An introduction to Indigenous information issues, the TLAM course is a graduate-level course that emphasizes Indigenous Knowledge and holistic learning within community.

It is designed to facilitate a participatory learning experience through presentations, readings, semester-long service-learning projects, and personal contact with tribal cultural workers.

The course is structured around a combination of classroom discussions, guest speakers, travel to American Indian communities, and attendance at events relevant to course topics.

Course History

The class emerged from independent study project in 2008 of three SLIS students––Chelsea Couillard, Christina Johnson, and Catherine Phan. Through funding from the Morgridge Center for Public Service’s Kauffman Entrepreneurship Community Internship Program and through SLIS, the students completed an interest and priorities assessment of the Red Cliff community to determine the potential role of the library on the reservation.

SLIS students Chelsea Couillard, Catherine Phan, and Christina Johnson

Through the work in this initial project, the students, along with new recruits have continued the experience by designing a course for SLIS: Tribal Libraries, Archives, and Museums. In this group independent study, the students have broadened their education and have sought to create relationships between SLIS, the Red Cliff community, the larger University, the library and information community, and other tribes and bands across the state.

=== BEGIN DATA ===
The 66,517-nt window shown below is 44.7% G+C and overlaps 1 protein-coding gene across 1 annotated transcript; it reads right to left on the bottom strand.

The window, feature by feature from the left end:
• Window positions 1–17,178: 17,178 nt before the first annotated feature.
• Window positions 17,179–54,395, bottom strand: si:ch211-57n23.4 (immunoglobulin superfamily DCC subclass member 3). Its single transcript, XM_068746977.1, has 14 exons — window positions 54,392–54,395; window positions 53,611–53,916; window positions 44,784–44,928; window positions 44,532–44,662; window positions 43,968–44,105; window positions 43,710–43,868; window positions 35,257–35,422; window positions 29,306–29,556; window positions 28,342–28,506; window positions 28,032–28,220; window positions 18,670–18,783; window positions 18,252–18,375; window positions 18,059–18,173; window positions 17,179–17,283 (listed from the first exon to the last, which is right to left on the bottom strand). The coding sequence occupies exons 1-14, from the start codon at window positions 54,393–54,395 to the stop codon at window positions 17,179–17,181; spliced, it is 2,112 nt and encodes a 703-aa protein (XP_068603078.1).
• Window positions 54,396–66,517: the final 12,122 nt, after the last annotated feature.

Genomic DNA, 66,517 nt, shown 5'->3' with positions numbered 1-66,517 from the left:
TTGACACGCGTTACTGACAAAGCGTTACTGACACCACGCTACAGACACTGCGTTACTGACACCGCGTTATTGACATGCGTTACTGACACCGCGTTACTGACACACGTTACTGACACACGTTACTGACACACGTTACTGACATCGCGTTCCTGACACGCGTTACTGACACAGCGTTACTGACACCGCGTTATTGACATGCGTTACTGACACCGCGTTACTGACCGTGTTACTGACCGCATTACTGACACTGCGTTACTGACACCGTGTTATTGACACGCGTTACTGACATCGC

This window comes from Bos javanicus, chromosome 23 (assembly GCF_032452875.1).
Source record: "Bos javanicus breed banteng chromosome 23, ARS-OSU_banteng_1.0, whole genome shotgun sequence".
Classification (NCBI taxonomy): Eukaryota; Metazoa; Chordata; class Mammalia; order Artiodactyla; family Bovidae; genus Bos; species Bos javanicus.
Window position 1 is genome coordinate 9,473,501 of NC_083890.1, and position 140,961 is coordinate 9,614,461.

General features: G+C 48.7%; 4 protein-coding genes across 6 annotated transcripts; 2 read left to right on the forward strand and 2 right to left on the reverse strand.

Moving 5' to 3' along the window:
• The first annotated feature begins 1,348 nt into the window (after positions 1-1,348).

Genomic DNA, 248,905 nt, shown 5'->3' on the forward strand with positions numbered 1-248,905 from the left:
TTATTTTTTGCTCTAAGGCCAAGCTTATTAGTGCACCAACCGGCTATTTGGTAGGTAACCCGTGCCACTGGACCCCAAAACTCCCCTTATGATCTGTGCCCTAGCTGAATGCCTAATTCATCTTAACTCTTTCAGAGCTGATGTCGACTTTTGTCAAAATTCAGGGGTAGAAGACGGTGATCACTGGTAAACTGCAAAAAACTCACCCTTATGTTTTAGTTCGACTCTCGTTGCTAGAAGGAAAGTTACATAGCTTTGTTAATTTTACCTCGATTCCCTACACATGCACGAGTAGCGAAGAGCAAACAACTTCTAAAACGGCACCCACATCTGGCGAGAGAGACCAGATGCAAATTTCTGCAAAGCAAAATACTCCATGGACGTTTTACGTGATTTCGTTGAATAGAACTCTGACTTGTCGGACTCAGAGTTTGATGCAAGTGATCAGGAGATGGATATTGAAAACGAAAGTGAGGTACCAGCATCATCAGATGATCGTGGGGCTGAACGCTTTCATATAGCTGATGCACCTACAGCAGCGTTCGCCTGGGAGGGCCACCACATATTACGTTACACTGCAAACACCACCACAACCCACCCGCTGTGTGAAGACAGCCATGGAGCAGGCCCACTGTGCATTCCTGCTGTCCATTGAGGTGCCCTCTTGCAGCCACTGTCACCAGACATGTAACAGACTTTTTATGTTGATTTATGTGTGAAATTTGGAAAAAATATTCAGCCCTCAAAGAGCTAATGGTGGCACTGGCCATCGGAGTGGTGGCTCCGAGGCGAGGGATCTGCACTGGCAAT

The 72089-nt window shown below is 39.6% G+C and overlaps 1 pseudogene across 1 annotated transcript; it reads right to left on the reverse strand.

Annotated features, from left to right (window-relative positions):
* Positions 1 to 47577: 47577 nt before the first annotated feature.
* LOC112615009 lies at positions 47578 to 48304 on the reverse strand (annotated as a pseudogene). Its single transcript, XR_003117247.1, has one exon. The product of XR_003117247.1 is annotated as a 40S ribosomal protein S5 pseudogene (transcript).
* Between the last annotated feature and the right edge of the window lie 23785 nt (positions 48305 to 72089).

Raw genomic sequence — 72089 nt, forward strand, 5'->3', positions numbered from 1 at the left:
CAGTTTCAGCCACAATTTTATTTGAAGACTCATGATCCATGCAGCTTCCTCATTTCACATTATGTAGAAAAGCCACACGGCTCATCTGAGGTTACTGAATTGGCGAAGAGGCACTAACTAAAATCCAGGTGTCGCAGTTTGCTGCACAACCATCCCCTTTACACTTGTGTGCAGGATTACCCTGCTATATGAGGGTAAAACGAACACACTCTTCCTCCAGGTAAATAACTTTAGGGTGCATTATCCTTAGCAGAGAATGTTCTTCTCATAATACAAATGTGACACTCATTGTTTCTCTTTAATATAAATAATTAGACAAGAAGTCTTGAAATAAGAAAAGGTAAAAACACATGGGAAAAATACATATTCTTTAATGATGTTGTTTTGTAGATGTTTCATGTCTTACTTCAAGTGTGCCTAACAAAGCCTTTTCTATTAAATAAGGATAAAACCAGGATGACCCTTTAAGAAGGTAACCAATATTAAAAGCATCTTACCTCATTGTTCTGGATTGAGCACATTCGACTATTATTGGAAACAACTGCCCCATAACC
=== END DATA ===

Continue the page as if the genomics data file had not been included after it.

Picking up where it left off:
The course evolved into one of the regularly occurring topics courses at SLIS. It is now offered yearly during the spring semester and has consistently generated increasing amounts of interest and enthusiasm among student, faculty, and the larger community. Topics covered include tribal histories; languages and storytelling; political and cultural sovereignty; Indigenous knowledge; the history of tribal libraries, archives, and museums; digital heritage; and international Indigenous issues.

Community engagement is central to the experience. Since the course began, students have worked with the Red Cliff Band of Lake Superior Chippewa, Baraboo Ho-Chunk Wellness and Learning Center, Langlade County Historical Society, Lac Courte Oreilles Ojibwa Community College Library, College of Menominee Nation Library, Red Lake Nation College Library, Oneida Nation Museum, and Oneida Nation Cultural Heritage Department.

Visit the Partnerships page to learn more about each of these projects.

Members of TLAM with guest Loriene Roy

Above: members of the pilot TLAM class, Spring 2009.

Founding TLAM students standing from left to right: Christina Cieslewicz, Roy Brooks, Cecelia Hutte, Alissa Pruess, Cat Phan, Gabe Gossett, Omar Poler, Tyler Kennedy, Eric Harding, Christina Johnson

Original TLAM advisors sitting from left to right: Prof. Sunny Kim, Academic Librarian Janice Rice, Guest Loriene Roy, Prof. Louise Robbins, and Special Librarian Michele Besant (kneeling)